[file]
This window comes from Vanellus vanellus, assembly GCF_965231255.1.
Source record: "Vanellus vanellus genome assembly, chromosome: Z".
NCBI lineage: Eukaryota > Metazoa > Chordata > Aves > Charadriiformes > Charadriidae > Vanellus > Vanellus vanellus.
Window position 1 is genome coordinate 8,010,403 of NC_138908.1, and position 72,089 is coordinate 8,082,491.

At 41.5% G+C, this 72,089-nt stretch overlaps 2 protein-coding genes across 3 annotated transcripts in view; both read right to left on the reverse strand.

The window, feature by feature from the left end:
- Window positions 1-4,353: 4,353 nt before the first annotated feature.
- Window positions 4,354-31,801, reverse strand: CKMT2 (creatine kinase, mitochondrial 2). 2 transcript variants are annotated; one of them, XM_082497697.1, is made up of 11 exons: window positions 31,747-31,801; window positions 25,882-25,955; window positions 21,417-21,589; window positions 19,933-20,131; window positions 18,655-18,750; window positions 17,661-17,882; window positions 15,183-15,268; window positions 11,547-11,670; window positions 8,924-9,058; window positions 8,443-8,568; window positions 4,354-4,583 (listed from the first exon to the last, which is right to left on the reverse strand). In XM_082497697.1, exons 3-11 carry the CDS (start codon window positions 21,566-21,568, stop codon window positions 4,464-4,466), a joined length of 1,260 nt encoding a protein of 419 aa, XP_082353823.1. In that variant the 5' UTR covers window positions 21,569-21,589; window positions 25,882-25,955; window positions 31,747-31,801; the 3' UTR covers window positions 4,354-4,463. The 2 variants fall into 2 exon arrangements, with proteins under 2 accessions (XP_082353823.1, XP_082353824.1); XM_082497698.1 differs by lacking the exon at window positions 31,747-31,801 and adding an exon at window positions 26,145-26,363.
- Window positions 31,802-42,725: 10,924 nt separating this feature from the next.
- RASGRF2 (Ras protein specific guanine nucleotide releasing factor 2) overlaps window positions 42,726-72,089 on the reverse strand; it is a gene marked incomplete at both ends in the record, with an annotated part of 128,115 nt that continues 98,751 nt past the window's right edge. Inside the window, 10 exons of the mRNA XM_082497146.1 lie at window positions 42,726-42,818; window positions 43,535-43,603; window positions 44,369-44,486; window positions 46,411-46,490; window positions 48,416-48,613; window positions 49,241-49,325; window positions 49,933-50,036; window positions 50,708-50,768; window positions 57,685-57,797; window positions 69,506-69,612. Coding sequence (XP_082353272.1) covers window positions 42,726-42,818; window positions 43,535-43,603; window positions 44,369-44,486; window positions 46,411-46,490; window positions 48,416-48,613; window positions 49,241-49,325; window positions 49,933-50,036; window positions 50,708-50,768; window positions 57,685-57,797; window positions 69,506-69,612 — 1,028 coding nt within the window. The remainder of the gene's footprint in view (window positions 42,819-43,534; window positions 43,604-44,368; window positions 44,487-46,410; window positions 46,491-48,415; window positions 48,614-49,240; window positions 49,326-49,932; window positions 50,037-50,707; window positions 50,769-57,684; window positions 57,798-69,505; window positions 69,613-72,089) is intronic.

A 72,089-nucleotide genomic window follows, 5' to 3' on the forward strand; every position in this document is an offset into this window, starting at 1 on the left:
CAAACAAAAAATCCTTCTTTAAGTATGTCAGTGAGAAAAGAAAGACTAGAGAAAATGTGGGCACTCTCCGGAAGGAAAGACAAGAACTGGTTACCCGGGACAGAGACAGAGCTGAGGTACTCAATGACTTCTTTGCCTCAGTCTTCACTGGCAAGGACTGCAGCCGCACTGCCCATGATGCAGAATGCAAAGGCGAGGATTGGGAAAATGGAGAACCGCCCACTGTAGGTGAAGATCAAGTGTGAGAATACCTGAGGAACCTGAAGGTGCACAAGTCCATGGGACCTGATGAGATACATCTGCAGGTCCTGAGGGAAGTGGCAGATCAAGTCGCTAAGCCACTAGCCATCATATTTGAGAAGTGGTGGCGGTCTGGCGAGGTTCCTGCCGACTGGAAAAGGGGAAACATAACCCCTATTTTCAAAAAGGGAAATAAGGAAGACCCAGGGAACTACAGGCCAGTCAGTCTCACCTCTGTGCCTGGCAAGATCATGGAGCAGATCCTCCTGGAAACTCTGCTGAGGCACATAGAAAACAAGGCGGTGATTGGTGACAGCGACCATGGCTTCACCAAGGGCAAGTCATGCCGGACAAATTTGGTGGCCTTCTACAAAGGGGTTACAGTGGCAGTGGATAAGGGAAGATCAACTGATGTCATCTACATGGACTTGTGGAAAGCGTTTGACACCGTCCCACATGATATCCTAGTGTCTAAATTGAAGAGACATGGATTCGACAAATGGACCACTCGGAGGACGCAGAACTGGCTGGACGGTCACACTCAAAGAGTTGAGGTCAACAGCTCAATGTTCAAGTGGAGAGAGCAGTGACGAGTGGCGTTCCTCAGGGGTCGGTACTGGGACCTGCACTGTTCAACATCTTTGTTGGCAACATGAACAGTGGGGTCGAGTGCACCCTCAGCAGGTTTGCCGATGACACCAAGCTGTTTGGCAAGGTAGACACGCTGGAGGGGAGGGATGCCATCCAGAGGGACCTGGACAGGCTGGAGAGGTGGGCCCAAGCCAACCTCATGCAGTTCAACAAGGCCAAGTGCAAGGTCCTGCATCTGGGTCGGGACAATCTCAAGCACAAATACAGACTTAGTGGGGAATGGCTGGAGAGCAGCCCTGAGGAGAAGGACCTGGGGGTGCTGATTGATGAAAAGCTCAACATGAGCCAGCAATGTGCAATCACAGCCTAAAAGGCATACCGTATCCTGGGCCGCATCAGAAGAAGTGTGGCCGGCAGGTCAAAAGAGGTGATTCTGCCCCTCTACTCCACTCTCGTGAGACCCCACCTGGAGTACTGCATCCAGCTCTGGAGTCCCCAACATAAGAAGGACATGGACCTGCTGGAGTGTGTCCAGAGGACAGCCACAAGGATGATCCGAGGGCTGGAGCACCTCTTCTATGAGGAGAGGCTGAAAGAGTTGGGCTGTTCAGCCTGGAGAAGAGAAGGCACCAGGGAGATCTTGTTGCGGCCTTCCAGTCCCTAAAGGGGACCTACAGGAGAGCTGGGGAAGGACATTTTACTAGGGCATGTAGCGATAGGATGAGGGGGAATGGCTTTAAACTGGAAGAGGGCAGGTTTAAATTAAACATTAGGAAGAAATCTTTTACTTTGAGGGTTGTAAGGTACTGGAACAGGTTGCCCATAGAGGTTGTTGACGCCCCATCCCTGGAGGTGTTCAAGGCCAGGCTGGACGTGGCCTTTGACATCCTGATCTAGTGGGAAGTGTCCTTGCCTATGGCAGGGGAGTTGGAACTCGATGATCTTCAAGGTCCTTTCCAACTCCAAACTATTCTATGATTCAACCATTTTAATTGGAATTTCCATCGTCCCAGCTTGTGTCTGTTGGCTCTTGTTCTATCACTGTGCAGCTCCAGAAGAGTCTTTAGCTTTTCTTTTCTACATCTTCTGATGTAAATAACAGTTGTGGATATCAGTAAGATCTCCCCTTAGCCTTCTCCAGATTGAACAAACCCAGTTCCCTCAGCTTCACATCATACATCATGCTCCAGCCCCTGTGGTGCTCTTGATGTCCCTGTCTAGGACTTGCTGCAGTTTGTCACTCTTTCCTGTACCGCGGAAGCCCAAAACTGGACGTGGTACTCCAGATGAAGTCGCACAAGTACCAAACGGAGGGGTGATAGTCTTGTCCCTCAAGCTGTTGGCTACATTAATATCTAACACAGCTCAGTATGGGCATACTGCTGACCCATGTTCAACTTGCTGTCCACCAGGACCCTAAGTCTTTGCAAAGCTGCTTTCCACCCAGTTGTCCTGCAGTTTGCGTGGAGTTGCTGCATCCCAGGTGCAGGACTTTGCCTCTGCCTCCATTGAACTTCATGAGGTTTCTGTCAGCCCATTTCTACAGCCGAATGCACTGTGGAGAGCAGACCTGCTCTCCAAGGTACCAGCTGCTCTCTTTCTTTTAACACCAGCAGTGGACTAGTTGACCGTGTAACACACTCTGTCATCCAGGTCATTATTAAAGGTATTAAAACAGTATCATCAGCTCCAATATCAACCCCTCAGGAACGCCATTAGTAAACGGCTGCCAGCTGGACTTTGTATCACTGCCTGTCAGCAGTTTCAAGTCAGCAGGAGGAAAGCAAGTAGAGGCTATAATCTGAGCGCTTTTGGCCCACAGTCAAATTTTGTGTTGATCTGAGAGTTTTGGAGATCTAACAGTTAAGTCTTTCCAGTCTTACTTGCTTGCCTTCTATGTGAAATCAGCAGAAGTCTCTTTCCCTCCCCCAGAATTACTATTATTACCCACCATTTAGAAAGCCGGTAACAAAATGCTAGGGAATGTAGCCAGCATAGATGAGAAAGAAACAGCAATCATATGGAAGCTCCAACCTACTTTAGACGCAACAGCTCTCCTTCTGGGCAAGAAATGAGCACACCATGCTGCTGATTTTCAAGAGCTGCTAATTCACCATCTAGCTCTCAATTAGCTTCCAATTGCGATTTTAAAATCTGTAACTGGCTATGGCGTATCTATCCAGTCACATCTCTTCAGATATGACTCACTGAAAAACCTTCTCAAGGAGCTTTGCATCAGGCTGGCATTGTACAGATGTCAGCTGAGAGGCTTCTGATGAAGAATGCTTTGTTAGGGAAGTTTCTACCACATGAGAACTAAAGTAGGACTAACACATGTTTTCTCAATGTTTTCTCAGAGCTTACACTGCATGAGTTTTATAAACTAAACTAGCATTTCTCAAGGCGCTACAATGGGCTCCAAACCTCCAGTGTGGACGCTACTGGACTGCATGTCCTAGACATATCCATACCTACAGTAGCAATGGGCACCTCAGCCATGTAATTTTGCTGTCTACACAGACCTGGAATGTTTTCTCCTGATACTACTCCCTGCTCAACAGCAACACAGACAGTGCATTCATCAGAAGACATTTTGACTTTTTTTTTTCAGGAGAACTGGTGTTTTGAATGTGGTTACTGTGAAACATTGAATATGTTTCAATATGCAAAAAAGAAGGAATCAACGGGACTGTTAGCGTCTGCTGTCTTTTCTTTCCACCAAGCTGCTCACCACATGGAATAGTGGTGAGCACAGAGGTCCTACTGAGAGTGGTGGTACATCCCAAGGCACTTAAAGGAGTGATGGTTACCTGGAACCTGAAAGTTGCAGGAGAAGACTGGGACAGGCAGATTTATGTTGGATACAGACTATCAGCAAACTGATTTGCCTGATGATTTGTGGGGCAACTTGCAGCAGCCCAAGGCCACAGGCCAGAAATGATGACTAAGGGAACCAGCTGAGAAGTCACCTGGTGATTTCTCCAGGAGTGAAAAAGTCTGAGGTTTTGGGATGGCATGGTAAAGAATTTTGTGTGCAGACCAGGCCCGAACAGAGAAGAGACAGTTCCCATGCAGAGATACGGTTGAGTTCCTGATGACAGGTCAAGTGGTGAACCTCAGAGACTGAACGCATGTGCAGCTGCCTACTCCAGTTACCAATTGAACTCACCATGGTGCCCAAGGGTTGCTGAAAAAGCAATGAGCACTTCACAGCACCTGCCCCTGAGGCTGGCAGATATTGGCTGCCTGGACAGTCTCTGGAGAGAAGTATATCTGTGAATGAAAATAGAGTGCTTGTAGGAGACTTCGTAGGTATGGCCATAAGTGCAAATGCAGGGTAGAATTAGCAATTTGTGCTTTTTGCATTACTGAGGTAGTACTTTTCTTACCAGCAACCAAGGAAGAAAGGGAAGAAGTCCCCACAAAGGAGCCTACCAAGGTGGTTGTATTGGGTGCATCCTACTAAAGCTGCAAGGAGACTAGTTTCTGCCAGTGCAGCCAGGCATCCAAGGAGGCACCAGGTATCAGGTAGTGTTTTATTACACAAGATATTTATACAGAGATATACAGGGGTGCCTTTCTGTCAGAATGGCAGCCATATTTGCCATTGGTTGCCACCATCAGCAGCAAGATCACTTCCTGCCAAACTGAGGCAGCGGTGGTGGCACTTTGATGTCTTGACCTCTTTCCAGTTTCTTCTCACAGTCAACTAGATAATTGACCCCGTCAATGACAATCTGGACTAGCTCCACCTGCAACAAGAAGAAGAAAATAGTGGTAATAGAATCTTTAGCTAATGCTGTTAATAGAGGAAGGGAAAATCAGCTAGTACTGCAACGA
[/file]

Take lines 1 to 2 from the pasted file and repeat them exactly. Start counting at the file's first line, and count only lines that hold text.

This window comes from Vanellus vanellus, assembly GCF_965231255.1.
Source record: "Vanellus vanellus genome assembly, chromosome: Z".